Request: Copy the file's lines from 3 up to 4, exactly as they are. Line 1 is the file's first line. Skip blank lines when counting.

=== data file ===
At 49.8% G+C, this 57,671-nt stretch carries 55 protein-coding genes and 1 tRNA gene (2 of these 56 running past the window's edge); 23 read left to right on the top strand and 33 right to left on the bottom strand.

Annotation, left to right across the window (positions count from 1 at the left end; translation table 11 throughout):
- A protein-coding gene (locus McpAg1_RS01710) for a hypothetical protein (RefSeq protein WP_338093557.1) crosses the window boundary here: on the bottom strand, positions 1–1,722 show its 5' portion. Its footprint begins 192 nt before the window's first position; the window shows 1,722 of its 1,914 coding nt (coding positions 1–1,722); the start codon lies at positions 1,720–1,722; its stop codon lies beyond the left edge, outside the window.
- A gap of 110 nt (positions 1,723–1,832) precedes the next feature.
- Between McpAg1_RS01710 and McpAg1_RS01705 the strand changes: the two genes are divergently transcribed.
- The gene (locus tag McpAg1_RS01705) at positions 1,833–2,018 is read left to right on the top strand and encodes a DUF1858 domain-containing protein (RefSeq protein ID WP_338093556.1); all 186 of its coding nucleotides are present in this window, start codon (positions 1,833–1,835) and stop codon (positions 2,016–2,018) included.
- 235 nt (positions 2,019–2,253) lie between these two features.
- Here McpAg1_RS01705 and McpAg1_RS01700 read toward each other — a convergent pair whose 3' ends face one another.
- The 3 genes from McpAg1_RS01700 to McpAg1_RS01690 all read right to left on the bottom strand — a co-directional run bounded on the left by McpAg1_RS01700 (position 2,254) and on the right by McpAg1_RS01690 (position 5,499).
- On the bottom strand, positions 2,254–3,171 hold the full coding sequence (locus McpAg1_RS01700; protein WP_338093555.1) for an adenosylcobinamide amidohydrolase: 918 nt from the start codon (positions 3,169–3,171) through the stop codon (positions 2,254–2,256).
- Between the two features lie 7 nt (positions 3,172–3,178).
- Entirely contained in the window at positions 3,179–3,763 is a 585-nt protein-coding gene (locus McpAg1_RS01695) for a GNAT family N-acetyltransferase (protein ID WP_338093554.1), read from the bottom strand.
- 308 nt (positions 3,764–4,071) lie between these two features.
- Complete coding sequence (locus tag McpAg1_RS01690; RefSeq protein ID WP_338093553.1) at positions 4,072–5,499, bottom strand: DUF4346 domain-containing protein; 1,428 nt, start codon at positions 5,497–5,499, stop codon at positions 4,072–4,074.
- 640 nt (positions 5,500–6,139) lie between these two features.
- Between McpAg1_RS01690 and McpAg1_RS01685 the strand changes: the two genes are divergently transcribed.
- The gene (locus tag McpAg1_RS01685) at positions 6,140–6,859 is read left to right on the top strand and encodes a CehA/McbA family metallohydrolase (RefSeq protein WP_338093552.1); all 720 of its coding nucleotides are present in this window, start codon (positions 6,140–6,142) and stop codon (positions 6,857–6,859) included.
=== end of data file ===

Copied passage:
- A protein-coding gene (locus McpAg1_RS01710) for a hypothetical protein (RefSeq protein WP_338093557.1) crosses the window boundary here: on the bottom strand, positions 1–1,722 show its 5' portion. Its footprint begins 192 nt before the window's first position; the window shows 1,722 of its 1,914 coding nt (coding positions 1–1,722); the start codon lies at positions 1,720–1,722; its stop codon lies beyond the left edge, outside the window.
- A gap of 110 nt (positions 1,723–1,832) precedes the next feature.